Asian stock markets sag amid economic jitters

HONG KONG: Asian stocks continued to sag Friday, sending Tokyo's index to its eighth straight loss, as uncertainty about company earnings weighed on expectations of a faster turnaround in the world economy. European markets opened lower.

The back-and-forth trade in Asia wrapped up a lackluster week that saw the region's major benchmarks pull back amid concerns the recent rally had overestimated the speed and scale of any rebound in global growth. Oil prices fell below $60 a barrel.

Investors were less than encouraged by the tepid gains on Wall Street, where stocks inched up following aluminum maker Alcoa Inc's narrower-than-expected second quarter loss of nearly half a billion dollars. Weak sales reports from U.S. retailers and more pain in the country's labor market did little to lift the mood.

The markets cratered after last week's troubling signs of growing job losses in the U.S. and Europe led investors to reassess the recovery story that drove a number of markets 30 percent higher or more between March and June.

Now, analysts say there seems to be a lack of direction evidenced by lower volumes and volatility in recent days as many investors await more company results for clues about the economy's prospects or take a break during the summer months.

"I think after the massive rally it's only natural that markets are consolidating now," said Khiem Do, a Hong Kong-based fund manager who helps oversee more than $8 billion in Asian equities at Baring Asset Management. "I think the surprise is that the correction has not been more severe."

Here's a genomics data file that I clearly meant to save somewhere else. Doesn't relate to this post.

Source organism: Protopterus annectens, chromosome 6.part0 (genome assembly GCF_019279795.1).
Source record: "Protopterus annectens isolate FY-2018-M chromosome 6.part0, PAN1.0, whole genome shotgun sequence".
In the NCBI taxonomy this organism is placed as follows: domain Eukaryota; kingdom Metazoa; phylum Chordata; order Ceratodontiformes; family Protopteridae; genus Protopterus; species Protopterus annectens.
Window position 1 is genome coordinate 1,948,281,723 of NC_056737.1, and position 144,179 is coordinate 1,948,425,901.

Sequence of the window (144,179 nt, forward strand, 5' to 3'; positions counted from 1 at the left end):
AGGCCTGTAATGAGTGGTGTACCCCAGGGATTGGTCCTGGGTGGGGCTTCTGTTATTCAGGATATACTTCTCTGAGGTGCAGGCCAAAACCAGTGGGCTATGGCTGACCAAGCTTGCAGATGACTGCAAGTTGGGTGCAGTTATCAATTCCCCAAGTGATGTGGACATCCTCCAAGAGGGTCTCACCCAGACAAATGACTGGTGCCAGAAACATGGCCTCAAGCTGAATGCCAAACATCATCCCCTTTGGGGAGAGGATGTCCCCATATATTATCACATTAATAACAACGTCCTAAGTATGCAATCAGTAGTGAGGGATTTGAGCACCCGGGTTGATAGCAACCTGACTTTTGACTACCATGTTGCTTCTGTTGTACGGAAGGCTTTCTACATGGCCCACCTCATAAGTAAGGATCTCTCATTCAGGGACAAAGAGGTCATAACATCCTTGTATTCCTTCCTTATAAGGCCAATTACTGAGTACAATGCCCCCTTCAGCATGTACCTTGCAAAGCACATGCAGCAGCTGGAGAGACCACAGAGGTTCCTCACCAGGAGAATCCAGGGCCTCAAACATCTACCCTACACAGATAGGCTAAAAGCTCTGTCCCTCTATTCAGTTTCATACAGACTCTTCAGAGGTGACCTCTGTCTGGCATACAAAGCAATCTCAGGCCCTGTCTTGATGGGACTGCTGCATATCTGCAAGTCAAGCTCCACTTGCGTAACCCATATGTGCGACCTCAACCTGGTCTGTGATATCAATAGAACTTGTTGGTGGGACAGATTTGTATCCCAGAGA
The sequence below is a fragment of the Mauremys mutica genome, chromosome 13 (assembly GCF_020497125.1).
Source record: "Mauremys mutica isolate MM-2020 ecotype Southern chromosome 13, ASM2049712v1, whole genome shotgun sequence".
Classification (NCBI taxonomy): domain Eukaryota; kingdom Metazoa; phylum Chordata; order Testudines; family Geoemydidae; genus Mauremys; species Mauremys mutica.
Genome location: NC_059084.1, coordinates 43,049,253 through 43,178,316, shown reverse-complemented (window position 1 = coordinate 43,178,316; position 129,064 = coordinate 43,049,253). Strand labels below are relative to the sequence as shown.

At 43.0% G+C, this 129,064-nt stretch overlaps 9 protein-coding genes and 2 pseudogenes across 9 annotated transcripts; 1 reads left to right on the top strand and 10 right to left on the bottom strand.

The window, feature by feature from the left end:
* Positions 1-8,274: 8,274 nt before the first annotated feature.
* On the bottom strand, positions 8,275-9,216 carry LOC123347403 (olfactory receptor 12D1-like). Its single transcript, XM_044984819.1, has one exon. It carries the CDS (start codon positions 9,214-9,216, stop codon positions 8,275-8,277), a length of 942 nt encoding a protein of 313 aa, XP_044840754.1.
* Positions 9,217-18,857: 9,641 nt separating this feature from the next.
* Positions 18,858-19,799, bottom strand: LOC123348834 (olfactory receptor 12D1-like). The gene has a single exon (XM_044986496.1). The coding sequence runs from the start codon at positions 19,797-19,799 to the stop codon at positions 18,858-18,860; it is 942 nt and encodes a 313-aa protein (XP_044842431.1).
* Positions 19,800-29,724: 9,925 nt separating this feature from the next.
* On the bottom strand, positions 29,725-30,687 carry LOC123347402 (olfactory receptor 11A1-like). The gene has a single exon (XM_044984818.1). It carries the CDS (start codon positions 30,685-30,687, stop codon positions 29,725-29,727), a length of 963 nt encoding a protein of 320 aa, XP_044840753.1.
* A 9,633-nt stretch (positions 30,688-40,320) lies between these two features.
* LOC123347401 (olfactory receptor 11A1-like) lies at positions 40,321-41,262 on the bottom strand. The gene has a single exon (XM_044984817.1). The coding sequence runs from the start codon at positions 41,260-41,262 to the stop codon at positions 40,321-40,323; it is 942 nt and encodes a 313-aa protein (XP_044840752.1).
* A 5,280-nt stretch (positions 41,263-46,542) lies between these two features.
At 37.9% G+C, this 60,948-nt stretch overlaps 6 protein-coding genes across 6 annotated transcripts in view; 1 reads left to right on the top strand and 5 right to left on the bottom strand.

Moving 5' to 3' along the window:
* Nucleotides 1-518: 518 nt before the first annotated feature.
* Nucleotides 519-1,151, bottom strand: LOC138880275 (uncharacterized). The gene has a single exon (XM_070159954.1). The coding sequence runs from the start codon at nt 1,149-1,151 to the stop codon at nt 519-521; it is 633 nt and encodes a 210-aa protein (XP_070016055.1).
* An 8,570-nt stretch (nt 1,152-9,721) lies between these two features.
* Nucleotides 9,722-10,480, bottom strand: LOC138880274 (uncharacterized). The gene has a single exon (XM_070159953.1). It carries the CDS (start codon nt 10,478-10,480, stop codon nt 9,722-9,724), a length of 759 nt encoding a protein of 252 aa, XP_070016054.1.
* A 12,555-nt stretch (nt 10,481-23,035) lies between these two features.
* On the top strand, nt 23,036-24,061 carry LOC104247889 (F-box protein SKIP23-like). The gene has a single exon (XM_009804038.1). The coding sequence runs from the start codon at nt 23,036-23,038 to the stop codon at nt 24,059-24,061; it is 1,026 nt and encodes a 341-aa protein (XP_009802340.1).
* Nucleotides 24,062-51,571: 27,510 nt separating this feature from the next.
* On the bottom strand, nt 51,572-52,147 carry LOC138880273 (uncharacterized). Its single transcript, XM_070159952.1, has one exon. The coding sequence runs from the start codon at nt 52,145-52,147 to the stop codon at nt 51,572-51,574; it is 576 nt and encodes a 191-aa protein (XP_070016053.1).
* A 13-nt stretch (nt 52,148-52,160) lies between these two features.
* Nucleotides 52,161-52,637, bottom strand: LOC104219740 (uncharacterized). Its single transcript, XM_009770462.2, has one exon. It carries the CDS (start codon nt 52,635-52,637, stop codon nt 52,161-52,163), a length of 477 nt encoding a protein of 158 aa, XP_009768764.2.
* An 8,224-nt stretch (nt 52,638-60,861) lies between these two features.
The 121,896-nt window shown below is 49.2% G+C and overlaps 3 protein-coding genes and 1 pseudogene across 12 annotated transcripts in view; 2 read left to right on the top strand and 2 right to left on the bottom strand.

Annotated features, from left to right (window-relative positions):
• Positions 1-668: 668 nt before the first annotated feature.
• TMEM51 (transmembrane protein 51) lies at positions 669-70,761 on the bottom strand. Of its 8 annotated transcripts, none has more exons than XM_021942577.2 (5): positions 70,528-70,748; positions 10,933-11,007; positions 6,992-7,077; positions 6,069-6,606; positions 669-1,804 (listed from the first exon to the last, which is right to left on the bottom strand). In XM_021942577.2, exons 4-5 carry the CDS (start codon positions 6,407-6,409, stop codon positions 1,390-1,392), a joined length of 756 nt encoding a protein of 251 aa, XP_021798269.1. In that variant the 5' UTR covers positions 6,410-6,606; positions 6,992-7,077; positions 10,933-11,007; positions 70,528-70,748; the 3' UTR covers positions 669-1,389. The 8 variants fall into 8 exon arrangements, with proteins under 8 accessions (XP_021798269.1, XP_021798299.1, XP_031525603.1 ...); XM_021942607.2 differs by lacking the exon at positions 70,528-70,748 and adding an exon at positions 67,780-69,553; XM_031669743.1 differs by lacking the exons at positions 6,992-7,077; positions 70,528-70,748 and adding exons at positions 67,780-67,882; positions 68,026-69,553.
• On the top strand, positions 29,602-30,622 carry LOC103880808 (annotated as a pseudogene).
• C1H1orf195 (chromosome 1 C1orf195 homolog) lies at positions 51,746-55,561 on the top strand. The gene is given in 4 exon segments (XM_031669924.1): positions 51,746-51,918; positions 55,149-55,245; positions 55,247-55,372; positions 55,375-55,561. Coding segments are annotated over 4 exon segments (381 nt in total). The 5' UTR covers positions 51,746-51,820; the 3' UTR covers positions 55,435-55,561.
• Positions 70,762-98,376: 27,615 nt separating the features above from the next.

As trading got underway in Europe, Britain's FTSE 100 lost 0.3 percent, Germany's DAX was down 0.1 percent and France's CAC 40 dropped 0.3 percent. U.S. stock futures were lower suggesting more losses Friday on Wall Street. Dow futures were down 30, or 0.4 percent, at 8,104 and S&P futures fell 2.3, or 0.3 percent, to 876.70.

Markets in Asia gyrated throughout the day before edging down in the afternoon.

In Tokyo, the Nikkei closed off slightly, losing 3.78 points, or 0.04 percent, to 9,287.28. The benchmark last ended higher on Tuesday, June 30.

The weak trading in Japan came as its central bank said wholesale prices fell 6.6 percent in June from a year earlier — the biggest fall on record and the latest evidence that deflation is returning to the world's second-biggest economy.

Elsewhere, Hong Kong's Hang Seng fell 82.17, or 0.5 percent, to 17,708.42. South Korea's Kospi fell 0.2 percent and Shanghai's index shed 0.3 percent.

Meanwhile, Australia's index gained 0.8 percent and Singapore's market fell 0.2 percent.

In a sign of fading interest in equities markets, at least for now, people continued to pull money from funds that invest in stocks in recent days.

The week ending July 8 saw investors withdraw nearly $1.9 billion from global equities, according to a survey by EPFR Global, a Boston-based firm that tracks global fund flow data. That compared to $2.8 billion the week before.

Funds that invest in so-called emerging markets like China and Brazil, among the best performing in recent months, were also hit with investors yanking about $540 million for the week amid doubts about the recovery's strenghth.

In New York Thursday, the Dow Jones industrial average rose 4.76, or 0.1 percent, to 8,183.17, the second day of modest gains after a 161-point drop on Tuesday. The blue chips crossed zero 108 times during trading.

The broader Standard & Poor's 500 index rose 3.12, or 0.4 percent, to 882.68.

Oil prices were down in Asia, with benchmark crude for August delivery falling 35 cents to $60.06 a barrel after earlier trading below $60. The contract rose 27 cents Thursday.

The dollar dropped to 92.70 yen compared to 93.02 yen. The euro tanked to $1.3914 from $1.4018.